The ground stone assemblage of a metal workers community: An unexplored dimension of Iron Age copper production at Timna
The systematic archaeological study of the Timna Valley began over 50 years ago. Since then it has become a key site for understanding ancient copper production technologies in the Near East and beyond. However, the fantastic quantity of ground stone tools which are present at the Late Bronze and Early Iron Age copper smelting sites were never systematically studied. Questions regarding their origin, distribution, typologies, and especially their role within the chaîne opératoire of copper production, were seldom addressed. Although surprising, this has been the case for almost all of the excavated metal production sites around the world.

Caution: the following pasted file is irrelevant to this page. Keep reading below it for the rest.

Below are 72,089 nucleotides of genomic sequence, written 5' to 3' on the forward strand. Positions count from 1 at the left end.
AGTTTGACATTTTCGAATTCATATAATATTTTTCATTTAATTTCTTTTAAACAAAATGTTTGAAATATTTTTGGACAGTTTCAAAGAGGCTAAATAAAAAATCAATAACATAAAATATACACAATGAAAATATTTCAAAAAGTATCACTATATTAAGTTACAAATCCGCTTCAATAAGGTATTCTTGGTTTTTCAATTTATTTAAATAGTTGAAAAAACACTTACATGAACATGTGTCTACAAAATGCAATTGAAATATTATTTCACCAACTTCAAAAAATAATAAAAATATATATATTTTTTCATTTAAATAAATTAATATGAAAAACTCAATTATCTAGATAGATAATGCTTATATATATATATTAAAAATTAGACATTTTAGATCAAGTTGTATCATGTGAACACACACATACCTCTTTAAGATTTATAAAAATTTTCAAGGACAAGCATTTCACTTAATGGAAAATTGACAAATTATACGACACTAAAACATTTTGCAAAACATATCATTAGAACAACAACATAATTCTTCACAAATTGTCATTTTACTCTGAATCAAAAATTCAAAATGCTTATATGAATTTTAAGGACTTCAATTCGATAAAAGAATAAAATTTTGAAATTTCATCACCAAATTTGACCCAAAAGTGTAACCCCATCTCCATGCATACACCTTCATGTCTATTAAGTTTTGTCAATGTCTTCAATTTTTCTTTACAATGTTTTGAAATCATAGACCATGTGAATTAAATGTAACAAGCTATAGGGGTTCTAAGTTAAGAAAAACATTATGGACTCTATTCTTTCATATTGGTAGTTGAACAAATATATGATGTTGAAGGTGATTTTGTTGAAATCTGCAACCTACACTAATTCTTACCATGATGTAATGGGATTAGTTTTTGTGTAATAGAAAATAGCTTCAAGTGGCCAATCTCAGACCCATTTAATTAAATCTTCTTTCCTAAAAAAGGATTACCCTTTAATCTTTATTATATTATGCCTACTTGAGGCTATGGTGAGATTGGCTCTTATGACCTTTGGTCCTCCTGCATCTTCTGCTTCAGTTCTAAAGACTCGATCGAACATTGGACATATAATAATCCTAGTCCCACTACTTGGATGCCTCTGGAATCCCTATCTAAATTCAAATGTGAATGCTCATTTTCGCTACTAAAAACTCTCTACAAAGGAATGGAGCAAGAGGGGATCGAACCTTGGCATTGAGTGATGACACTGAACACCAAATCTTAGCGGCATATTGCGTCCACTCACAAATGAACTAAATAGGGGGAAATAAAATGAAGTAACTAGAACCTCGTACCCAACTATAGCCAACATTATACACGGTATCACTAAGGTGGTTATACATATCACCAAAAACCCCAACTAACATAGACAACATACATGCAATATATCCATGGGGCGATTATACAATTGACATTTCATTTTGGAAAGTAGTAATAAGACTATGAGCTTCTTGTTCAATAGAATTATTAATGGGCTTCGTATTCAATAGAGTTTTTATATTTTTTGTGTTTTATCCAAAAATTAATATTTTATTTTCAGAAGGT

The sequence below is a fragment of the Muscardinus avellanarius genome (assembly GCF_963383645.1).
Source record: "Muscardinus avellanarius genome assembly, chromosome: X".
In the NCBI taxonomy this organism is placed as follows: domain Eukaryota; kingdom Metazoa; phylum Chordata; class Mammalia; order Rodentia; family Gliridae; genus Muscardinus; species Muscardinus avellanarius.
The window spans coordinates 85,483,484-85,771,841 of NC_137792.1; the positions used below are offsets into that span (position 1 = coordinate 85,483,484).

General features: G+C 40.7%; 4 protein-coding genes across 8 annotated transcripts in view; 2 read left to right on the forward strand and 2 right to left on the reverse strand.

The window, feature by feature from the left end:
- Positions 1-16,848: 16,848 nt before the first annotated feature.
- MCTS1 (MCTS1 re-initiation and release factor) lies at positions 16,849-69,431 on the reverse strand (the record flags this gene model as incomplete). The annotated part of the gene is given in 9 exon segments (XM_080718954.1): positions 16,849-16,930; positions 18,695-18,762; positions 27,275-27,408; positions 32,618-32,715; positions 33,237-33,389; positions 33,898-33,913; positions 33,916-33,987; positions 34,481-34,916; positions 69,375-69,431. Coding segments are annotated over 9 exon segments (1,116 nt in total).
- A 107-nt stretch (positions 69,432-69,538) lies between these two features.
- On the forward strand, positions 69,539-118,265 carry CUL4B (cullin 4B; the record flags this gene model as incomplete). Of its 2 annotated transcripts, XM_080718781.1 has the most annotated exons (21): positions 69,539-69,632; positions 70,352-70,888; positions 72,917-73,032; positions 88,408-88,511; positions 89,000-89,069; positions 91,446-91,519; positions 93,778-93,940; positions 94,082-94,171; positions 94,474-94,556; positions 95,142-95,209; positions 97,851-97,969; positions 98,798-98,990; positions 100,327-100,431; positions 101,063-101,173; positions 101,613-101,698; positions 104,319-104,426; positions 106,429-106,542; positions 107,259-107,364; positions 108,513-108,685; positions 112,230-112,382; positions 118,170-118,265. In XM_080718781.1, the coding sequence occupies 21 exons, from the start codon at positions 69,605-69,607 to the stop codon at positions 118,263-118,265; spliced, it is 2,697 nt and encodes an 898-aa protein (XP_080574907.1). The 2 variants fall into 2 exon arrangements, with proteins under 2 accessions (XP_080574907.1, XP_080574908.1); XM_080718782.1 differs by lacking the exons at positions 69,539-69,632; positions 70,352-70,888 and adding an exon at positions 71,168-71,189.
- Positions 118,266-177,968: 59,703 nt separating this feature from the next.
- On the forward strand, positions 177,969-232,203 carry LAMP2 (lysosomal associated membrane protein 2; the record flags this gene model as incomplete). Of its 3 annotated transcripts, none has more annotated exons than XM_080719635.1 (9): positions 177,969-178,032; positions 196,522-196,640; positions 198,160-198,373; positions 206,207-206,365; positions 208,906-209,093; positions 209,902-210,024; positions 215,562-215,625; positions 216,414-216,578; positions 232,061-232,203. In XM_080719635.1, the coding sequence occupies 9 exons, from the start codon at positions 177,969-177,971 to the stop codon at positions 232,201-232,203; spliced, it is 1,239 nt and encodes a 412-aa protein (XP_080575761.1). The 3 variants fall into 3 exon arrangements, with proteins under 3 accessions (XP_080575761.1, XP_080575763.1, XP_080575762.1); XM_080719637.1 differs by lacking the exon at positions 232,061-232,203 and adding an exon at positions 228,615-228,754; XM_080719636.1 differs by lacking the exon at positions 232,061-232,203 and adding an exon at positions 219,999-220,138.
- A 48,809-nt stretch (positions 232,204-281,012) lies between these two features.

In the framework of the renewed excavations at several of the copper smelting sites at Timna, a pioneering study was conducted in which more than 1000 ground stone tools were identified and registered. These tools include, among others, grinding stones, pounders, anvils and mortars; most were manufactured of compacted sandstone and granite, exposed in several locations in the valley. In this paper we present a typology and quantitative analysis of the ground stone tools which were used by the metal workers, and offer an interpretation of how the various types of tools were employed as part of the copper production process. This provides new insights regarding the smelting process and the conditions needed for its successful outcome.
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